The Nigerian Medical Association (NMA) has called on both the federal government and the National Assembly to look into why only a paltry sum of N221.7 billion was allocated to the health ministry in the 2016 Appropriation Bill.
In a statement signed by its president, Dr Kayode Obembe, and its secretary general, Dr Adewunmi Alayaki, the umbrella body of doctors and physicians in the country, said that it observed, with great dismay, the drastic departure from the consensus reached at the meeting of African Heads of States and Government in 2001, in which it was prescribed that 15 per cent of the national budget should be allocated to the health sector.
According to the NMA, the deviation poses a huge moral burden for the country in going against its avowed commitment, despite rising health challenges and the resultant burgeoning demands from the sector.
“Though not ignorant of the current realities of dwindling oil revenue and contracting fiscal space – a situation which the country has most unfortunately found itself – the NMA is of the view that the markedly diminished allocation of 3.65 per cent in the 2016 budget will never encourage the advancement of universal health coverage.
“This is because universal health coverage is the only panacea towards improving availability, access quality and efficiency of health services to reduce the disparaging health indices which continue to malign the image of our country in the comity of nations,” it said.
Additionally, the association lamented that the N60 billion (equivalent of at least one per cent of the Consolidate Revenue Fund) envisaged to accrue as the Basic Health Provision fund, as enshrined in the National Health Act 2014, was conspicuously absent from the budget proposal as presented.
The NMA secretary declared that such developments, coming during the much vaunted era of change was unbecoming, adding that Nigeria should begin to show a good example to other African countries, rather than lagging behind since 2001 when it hosted the Heads of State summit.
“Facts from available evidence show that whereas 33 per cent of countries have allocated at least 10 per cent of their national budgets to health, with only Tanzania, Rwanda, Swaziland, Ethiopia, Malawi and Central African Republic attaining 15 per cent, Nigeria has been revolving between 3 per cent and 6 per cent,” he said.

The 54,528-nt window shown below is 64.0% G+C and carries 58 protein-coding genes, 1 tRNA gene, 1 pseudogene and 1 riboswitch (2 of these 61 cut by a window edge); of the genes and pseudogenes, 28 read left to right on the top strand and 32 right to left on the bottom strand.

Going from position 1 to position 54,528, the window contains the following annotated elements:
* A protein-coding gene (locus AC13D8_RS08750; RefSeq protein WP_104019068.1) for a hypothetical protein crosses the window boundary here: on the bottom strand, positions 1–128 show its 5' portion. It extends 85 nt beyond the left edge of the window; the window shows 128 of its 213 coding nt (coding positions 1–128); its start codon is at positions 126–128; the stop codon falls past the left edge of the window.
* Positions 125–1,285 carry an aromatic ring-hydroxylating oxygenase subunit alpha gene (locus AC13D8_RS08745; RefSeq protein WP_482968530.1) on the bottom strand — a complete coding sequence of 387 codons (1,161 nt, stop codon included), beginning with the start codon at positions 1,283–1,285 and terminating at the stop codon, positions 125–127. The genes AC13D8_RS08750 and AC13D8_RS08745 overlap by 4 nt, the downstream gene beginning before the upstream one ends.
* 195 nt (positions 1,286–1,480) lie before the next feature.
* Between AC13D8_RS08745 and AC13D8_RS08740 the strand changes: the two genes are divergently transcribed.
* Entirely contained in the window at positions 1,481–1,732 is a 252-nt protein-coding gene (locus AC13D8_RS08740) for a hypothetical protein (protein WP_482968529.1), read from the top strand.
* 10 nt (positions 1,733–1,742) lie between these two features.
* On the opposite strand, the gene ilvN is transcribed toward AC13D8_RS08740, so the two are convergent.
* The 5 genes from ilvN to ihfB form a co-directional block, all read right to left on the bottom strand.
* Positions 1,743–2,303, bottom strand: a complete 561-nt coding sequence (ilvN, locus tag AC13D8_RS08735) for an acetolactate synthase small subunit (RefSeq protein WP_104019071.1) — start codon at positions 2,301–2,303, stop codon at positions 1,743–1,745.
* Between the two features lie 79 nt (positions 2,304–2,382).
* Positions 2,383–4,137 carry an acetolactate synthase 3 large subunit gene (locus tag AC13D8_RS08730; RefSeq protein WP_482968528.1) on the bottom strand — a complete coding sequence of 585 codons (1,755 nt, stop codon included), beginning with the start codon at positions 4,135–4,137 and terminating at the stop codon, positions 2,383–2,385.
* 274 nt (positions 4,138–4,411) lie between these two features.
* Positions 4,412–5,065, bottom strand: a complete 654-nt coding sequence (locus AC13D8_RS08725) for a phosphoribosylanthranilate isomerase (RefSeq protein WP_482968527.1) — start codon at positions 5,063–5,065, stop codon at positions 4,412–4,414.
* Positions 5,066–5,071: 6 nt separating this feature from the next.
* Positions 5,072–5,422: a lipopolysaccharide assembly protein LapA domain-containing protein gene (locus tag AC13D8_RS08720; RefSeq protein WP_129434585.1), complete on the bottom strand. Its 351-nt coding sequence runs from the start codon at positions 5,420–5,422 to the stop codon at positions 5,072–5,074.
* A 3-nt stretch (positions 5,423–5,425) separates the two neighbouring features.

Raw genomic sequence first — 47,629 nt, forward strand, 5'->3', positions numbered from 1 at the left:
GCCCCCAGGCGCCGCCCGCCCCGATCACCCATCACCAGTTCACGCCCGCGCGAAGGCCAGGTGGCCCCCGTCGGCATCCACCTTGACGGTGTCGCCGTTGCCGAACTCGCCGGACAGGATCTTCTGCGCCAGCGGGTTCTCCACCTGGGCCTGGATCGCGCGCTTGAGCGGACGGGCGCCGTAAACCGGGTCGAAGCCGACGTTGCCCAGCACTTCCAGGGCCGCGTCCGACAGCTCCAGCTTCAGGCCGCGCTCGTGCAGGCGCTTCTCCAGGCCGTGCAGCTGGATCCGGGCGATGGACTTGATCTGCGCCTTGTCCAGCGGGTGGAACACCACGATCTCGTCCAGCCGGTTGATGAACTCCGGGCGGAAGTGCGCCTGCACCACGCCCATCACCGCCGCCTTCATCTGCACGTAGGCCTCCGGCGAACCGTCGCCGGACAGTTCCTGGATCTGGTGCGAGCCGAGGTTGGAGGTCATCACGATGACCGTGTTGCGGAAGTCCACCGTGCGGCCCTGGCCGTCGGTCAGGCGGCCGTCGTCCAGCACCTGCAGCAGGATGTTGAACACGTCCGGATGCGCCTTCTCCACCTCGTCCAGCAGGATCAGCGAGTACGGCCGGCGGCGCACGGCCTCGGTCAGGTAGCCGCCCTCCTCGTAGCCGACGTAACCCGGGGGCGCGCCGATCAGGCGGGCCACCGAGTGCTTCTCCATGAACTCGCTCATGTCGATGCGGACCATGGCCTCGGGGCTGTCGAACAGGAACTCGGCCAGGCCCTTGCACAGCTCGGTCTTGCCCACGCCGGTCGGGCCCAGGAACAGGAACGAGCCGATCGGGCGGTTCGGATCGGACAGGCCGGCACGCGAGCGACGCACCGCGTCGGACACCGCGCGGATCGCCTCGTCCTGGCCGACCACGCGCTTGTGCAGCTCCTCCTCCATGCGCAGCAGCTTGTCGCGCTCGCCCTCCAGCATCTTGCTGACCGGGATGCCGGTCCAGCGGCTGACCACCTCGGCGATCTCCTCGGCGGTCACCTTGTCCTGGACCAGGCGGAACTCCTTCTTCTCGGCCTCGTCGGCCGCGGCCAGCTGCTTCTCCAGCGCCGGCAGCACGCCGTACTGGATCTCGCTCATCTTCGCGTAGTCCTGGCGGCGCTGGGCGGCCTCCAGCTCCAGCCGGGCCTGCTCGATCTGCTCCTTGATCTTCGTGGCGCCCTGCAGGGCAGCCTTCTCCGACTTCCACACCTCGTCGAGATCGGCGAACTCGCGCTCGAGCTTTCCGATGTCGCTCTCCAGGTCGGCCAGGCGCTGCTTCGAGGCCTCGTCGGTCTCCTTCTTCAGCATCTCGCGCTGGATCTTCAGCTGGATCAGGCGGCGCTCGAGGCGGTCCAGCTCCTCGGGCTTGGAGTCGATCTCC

Alayaki further revealed that contrary to the recommendation of the World Health Organisation (WHO) that national budgets should be allocated an equivalent of N6,908.00 per head (General Government Health Expenditures (GGHE) per capital), the association was dismayed to hear that the World Bank’s reports show that the 2016 federal budget only provided for N1,448.00 ($7.55 at $1=N197), representing a retrogression from N1,546.00 in 2015 and N1653.00 in 2014.
“This presents a precarious situation, as all other contributions from state and local governments, donor agencies and other sources cannot bridge the deficit of N5,460.00 in this regard.
“It is on this premise that we call on the National Assembly as the only organ that can mitigate this looming disaster in the health care delivery sector in 2016. They must look dispassionately without any partisan sentiments at what should be done to substantially Increase the allocation to the health ministry in order to deliver better health care to the Nigerian People” he said.
The NMA, in the communiqué, promised to assist government in budget tracking, to ensure that budgeted and released funds are used for the purposes for which they were appropriated.
While equally calling on state and local governments to allocate substantial resources to the health care delivery sector, the association restated its continual commitment and readiness to partner with government to deliver prompt and efficient health care to Nigerians.